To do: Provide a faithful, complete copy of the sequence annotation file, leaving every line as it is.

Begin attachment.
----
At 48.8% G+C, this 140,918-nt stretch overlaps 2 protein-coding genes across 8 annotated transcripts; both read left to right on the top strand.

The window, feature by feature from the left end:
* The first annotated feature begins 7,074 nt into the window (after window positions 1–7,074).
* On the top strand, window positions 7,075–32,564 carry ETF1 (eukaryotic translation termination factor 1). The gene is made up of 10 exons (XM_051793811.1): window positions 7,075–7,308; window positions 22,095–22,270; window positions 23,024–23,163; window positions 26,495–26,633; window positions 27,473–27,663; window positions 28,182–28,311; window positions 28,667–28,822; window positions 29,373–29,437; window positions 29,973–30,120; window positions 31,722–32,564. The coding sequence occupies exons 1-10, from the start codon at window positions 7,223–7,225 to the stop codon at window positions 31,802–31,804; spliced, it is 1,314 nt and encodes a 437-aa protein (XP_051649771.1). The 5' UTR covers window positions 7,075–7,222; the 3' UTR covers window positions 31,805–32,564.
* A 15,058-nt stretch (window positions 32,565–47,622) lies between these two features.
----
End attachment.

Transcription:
At 48.8% G+C, this 140,918-nt stretch overlaps 2 protein-coding genes across 8 annotated transcripts; both read left to right on the top strand.

The window, feature by feature from the left end:
* The first annotated feature begins 7,074 nt into the window (after window positions 1–7,074).
* On the top strand, window positions 7,075–32,564 carry ETF1 (eukaryotic translation termination factor 1). The gene is made up of 10 exons (XM_051793811.1): window positions 7,075–7,308; window positions 22,095–22,270; window positions 23,024–23,163; window positions 26,495–26,633; window positions 27,473–27,663; window positions 28,182–28,311; window positions 28,667–28,822; window positions 29,373–29,437; window positions 29,973–30,120; window positions 31,722–32,564. The coding sequence occupies exons 1-10, from the start codon at window positions 7,223–7,225 to the stop codon at window positions 31,802–31,804; spliced, it is 1,314 nt and encodes a 437-aa protein (XP_051649771.1). The 5' UTR covers window positions 7,075–7,222; the 3' UTR covers window positions 31,805–32,564.
* A 15,058-nt stretch (window positions 32,565–47,622) lies between these two features.